Energy conservation

• Energy conservation measures help our state meet energy demand during heat events. • Small changes in your routine—such as shifting power consuming activities to the morning or after 7 p.m.—will help ease the load on California’s power grid, balance demand for electricity and help improve electric reliability on hot days. • In addition, conserving energy helps to reduce the need to purchase energy from older, less efficient “peaker” power plants, which may be brought online during periods of high demand. • By conserving energy, you’re saving money and helping the environment as well by reducing your carbon footprint.

Tips for cooling your home

• Set your air conditioner thermostat to 78 degrees or higher when you’re at home, health permitting, and 85 degrees when you’re away. • Three to five percent more energy is used for each degree the air conditioner is set below 78 degrees. • Use ceiling fans when at home, but remember to turn them off when you leave. Fans move air but they don’t cool it, so they waste energy if you leave them on when you are not at home. • Whole house fans are a different story. They can draw cooler air into the home and blow the hot air out that’s trapped in the attic, increasing energy efficiency. • Shut windows and draw the shades to keep in pre-cooled air from overnight and early morning. • Have your central cooling duct system checked for leaks. Up to 20 percent of cooled air can be lost through leaky or poorly insulated ducts. • Buy an ENERGY STAR® air conditioner if your air conditioner is ready to be replaced. It can reduce energy usage by up to 10 percent. • Avoid using an electric oven on hot days. Instead, cook on the stove, use a microwave oven, or grill outside.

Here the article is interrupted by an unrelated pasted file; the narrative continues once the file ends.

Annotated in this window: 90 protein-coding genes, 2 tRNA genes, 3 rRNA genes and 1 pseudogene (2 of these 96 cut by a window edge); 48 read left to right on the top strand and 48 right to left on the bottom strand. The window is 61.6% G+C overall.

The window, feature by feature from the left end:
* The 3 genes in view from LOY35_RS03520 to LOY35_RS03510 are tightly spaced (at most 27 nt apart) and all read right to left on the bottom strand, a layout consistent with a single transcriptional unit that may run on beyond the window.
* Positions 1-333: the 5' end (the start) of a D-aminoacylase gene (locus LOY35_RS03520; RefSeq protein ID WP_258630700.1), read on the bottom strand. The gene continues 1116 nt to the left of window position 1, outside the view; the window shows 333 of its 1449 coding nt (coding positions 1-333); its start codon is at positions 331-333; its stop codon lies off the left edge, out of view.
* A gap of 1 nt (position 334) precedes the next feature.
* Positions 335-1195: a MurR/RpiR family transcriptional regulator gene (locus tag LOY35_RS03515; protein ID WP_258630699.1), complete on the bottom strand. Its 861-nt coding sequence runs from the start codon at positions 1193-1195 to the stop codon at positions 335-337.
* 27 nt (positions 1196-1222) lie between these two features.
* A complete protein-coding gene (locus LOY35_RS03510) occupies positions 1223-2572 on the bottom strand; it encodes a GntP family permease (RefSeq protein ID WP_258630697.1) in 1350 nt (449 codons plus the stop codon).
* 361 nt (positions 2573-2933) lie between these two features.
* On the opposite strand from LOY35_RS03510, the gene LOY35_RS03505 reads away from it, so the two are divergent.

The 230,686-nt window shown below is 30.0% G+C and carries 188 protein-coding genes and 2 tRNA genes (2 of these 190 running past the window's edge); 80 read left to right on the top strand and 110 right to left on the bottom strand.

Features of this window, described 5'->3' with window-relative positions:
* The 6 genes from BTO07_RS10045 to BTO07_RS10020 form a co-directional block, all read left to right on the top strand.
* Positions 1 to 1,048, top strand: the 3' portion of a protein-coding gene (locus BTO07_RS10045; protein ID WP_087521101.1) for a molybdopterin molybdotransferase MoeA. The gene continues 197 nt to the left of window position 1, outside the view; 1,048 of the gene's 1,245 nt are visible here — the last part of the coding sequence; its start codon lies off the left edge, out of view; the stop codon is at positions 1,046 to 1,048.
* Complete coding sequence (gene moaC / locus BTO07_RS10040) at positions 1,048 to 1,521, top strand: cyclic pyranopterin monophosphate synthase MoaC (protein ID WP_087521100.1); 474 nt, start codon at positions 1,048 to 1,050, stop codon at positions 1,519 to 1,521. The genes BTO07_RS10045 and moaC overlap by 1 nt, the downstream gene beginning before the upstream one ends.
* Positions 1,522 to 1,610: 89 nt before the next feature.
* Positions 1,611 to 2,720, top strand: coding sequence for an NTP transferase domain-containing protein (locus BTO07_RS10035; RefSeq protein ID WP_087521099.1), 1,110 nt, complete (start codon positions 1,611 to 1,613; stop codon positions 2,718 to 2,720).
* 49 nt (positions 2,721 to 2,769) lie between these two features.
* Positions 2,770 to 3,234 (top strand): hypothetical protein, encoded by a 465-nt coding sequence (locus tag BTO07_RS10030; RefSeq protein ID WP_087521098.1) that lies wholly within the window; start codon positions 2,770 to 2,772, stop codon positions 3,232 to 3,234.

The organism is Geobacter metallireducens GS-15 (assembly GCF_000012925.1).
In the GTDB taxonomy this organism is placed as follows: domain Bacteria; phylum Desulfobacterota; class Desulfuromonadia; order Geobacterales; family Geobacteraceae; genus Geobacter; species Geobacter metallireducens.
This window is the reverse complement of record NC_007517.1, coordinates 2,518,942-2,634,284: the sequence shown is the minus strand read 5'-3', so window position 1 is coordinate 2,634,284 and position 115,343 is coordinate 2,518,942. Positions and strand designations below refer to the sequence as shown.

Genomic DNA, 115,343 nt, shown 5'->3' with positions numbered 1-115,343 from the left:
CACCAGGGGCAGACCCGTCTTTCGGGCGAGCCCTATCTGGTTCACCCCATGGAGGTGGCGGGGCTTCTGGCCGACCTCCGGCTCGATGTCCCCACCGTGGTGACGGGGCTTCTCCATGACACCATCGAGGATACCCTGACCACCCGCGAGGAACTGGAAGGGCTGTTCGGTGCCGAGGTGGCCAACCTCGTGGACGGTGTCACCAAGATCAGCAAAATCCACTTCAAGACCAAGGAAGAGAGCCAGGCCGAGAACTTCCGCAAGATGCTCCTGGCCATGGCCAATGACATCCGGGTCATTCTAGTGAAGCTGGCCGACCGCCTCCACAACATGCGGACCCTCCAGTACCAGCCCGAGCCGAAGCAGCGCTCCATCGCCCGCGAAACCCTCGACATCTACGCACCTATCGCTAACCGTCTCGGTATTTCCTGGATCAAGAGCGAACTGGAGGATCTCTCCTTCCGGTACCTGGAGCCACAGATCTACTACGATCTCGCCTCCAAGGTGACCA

Powering electronics, lighting and appliances

• Turn off and unplug electronics and appliances when they are not in use. Even when they are off, many electronics and appliances still use energy. • Swap out incandescent bulbs with more energy-efficient lighting choices. ENERGY STAR® qualified lighting not only uses less energy, it also produces about 75 percent less heat than incandescent lighting, so cooling bills will be reduced, too. • Clean the coils on your refrigerator and don’t set the temperature too low. The refrigerator should be kept between 38 degrees and 42 degrees, and the freezer between 0 degrees and 5 degrees. • Use cold water to wash full loads of laundry. Water heating takes up about 90 percent of energy used by clothes washers. Today’s detergents work great in cold water. Clean the lint from the clothes dryer after every load. • Use appliances and charge electronic devices in the morning or after 7 p.m. to reduce strain on the electric grid during extreme heat.

Tips for cooling your office or business

• Turn off all office equipment and lights every night and weekend. If you can’t turn off the whole computer, turn off the monitor, and the printer. • Use e-mail instead of sending memos and faxing documents. If appropriate, use laptop computers and inkjet printers they consume 90 percent less energy than standard desktop computers. • Electric lighting accounts for the largest percentage of all electricity used in United States commercial office buildings, that’s 26 percent • Retrofit T12 lights with magnetic ballasts to T8 lights with electronic ballasts. • Replace incandescent light lamps with compact fluorescent lamps. • Consider removing excess fluorescent lights and installing reflectors. Lighter colored walls need less light. • Install motion detectors to control lighting in frequently unoccupied areas, such as restrooms. • In the summer, HVAC accounts for 30-70 percent of the energy consumed by commercial buildings. • Set thermostats at 78 degrees for cooling in the summer and 68 degrees for heating in the winter. • Install electronic time clocks or setback-programmable thermostats to maximize efficiency. • Install locking covers on your thermostats to prevent employee tampering with temperature settings. • Regularly clean condenser coils, replace air filters, and check ducts and pipe insulation for damage. • Install ceiling fans.

Matt Johnson is Sports and Education Editor of the Mariposa Gazette and can be reached at matt@mariposagazette.com.